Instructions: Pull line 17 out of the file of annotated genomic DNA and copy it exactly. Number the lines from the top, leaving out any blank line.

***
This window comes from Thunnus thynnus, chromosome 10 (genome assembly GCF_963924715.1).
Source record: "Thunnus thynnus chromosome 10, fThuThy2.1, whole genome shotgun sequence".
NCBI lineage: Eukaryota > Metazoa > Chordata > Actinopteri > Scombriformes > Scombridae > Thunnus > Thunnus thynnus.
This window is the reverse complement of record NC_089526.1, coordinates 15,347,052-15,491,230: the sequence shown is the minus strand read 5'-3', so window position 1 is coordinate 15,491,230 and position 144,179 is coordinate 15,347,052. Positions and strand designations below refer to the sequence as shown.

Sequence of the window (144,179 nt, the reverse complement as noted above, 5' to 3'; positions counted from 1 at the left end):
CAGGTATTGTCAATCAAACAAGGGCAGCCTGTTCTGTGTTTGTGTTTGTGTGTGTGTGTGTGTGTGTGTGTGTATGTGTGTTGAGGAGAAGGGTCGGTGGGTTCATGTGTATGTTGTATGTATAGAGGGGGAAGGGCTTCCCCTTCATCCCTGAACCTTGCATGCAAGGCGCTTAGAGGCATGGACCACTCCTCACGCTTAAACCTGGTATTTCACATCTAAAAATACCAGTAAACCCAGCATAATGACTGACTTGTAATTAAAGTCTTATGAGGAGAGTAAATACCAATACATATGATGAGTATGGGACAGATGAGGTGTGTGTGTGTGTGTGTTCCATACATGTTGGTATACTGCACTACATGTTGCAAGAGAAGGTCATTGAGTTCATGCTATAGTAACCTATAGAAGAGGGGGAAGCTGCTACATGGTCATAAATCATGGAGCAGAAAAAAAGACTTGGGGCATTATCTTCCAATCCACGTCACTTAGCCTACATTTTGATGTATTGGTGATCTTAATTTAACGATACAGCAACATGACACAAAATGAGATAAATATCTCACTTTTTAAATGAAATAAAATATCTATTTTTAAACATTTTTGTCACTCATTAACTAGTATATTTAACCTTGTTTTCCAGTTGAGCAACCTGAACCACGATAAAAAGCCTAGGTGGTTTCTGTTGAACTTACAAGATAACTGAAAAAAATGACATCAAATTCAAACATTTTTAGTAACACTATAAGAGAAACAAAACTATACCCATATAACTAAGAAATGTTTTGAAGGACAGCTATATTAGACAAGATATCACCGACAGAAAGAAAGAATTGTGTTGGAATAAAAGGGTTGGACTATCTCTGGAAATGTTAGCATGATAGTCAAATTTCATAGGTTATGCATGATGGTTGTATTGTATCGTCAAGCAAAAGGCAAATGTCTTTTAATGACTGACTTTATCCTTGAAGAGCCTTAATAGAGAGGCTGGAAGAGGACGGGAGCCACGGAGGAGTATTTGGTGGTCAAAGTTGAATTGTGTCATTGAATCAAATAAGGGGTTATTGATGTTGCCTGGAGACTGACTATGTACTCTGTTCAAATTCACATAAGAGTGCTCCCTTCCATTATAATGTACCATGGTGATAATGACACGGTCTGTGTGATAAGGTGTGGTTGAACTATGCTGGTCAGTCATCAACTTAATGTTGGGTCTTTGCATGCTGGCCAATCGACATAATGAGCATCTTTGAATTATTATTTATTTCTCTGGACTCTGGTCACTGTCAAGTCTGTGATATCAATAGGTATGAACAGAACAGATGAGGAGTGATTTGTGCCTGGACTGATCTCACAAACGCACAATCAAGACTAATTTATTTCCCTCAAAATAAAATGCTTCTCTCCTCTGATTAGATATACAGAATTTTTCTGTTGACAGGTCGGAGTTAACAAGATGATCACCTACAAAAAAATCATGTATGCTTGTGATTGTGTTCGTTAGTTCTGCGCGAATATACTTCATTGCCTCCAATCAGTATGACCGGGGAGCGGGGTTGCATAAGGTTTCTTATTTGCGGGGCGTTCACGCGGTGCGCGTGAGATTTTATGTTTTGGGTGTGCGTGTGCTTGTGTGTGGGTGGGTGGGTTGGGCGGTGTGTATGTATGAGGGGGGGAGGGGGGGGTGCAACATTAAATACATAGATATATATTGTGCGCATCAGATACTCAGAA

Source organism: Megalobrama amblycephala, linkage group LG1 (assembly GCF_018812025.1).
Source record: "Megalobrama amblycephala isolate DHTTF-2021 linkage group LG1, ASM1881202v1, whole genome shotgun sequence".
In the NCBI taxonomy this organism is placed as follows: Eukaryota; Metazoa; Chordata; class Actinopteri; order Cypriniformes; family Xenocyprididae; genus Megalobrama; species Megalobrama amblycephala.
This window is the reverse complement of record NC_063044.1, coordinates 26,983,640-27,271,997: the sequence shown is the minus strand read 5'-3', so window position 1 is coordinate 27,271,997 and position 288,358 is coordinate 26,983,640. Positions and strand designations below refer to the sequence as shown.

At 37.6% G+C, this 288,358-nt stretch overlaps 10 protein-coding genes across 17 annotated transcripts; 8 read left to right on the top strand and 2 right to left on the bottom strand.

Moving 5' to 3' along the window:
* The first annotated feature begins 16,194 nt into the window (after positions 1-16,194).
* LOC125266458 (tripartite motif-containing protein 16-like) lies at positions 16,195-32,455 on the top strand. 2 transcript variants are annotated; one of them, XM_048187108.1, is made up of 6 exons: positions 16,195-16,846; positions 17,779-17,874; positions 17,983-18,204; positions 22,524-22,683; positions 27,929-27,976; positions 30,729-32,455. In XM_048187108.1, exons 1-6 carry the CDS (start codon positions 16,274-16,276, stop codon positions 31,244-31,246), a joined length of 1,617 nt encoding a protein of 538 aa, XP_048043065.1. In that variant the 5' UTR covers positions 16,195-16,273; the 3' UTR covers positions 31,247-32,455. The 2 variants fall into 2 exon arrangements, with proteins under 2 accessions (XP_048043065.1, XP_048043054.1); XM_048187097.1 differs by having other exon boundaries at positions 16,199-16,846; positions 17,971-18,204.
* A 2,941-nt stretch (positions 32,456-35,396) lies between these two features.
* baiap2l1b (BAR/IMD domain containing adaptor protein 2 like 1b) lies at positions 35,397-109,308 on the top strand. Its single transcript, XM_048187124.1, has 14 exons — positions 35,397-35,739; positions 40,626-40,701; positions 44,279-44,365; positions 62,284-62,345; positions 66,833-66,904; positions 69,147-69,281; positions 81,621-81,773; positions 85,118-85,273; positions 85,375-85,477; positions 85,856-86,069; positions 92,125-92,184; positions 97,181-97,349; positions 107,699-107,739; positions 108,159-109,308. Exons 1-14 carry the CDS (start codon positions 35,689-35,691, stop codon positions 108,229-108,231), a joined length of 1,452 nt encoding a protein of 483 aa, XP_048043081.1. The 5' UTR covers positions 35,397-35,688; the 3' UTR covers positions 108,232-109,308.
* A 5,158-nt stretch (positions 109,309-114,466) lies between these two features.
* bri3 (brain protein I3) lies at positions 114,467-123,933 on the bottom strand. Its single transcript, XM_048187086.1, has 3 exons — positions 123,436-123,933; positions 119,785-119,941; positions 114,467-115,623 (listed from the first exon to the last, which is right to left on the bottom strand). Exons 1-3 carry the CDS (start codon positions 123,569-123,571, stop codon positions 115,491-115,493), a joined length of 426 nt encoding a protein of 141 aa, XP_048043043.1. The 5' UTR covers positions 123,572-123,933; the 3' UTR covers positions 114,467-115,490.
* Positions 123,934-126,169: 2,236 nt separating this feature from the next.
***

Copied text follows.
* A 5,158-nt stretch (positions 109,309-114,466) lies between these two features.